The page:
Saturday, May 23, 2015

Subgenre Saturday: New Weird

And now for something completely different. Well, maybe not completely, but we’re looking at a subgenre that sits in my wheelhouse, but it kind of clings to ceiling and drips stuff down on everybody else’s head. See, starting in the late 1800s and bleeding into the early 20th century, you had a genre that’s known simply as ‘weird.’ It came before horror and fantasy and their ilk were really being categorized as such. These were the writings of people like H.P. Lovecraft and Franz Kafka. They didn’t fit into what was being written at the time. Mainstream/literary fiction, science romances, that kind of thing. They were different. Subversive. They were just plain weird.

You saw the same thing in the sixties and seventies, only this time it was new wave, not weird. Fantasy and horror were now well-established genres, and they, along with science fiction, had their own tropes, their own vibe, and their own expectations. New wave was just as subversive as weird fiction, but it had much more to subvert. And it did. Writers like Roger Zelazny and everybody’s favorite curmudgeon, Harlan Ellison (Who, to take this whole subversion thing to the max, refused to even call his work sci-fi or fantasy. He insisted on the umbrella term ‘speculative fiction.’).

As with everything in the publishing world, things come in cycles (Doubt me? Compare the popular romances of the 80s with the popular romances of today.). These subversive tendencies cycled right on back through into the movement I’m finally getting to: new weird. A somewhat inelegant title for what I consider to be an incredibly elegant subgenre of sci-fi and fantasy.

New weird is a strange beast. It’s not mocking SF/F as much as it is mocking literary fiction. For years and years, there’s been a struggle between the lit-fic community and the spec-fic community. As SF/F writers, we’re very often pushed into the ‘science fiction ghetto,’ because it can’t possibly be worthy fiction if there are jetpacks or aliens. Then, when there is something that the literary crowd likes that manages to claw out of the ghetto, they steal it and take that glory away.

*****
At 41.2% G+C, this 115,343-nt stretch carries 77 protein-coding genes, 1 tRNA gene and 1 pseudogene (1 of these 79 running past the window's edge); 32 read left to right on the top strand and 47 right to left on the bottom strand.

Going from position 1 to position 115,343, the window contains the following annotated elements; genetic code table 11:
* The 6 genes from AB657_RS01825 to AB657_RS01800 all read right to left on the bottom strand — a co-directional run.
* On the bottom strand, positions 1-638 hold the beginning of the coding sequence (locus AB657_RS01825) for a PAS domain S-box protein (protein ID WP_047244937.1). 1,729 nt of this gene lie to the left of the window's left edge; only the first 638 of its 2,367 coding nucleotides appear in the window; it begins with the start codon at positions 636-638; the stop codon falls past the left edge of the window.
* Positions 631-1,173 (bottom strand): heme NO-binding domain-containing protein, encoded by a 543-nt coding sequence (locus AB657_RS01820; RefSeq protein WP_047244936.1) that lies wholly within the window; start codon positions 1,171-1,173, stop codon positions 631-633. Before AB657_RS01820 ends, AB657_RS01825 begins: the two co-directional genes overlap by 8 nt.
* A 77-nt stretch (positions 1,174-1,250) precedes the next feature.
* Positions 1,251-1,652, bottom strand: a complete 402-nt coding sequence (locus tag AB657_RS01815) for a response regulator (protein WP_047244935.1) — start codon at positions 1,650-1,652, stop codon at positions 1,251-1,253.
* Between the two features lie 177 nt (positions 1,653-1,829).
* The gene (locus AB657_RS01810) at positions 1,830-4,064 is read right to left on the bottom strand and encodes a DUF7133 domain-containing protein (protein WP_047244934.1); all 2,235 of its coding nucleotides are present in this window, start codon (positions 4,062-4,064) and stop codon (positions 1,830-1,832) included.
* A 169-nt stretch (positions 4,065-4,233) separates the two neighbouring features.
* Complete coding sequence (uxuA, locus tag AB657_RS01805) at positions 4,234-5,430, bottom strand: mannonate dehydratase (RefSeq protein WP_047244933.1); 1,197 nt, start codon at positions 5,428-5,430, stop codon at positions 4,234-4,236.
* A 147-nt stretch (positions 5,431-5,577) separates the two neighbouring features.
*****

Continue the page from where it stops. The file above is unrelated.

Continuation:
New weird protested, and did it by writing brilliant fiction. Yes, it’s speculative fiction through and through, but it’s too completely genius for anyone to brush off, no matter the content. It’s full of sweeping ideas and it plays against the tropes standard in sci-fi and fantasy (or at least the tropes standard at the time it was written). Often, it blurs the line between the genres to a point where you can’t even tell which side of the line it falls on.

The one name that comes to the top of almost every new weird list, and for very good reason, is China Mieville. Essentially, it’s what he writes, and if you pick up his work, you’ll see exactly what new weird is. My favorite from him is Railsea, a story that could possibly be sci-fi, but could just as easily be fantasy, but maybe it really doesn’t matter. A world where the oceans are gone, replaced by railroad tracks lid in an ultimate war. It mixes religion with science, and you just can’t place it. Pure brilliance.

A few other perennials of the subgenre are His Dark Materials by Phillip Pullman, and Mervyn Peake’s brilliantly atmospheric Gormenghast books (Titus Groan, Gormenghast, Titus Alone). New weird even has its own magazine, for fans of this type of fiction (Tales of the Talisman). There’s also the SCP Foundation, of which I’m a huge fan. A huge intersection between all crossroads of speculative fiction, and all very much bound in a well-woven format.

There aren’t a lot of TV shows and movies like this, unfortunately, or I would recommend them. It’s a little more common in anime and manga, where genre lines as we know them blur as it is. Things like Durarara. I feel like an argument could also be laid out for Gunnerkrigg Court as new weird, but it would perhaps be better-suited as a straight up science fantasy. More on that one next week.

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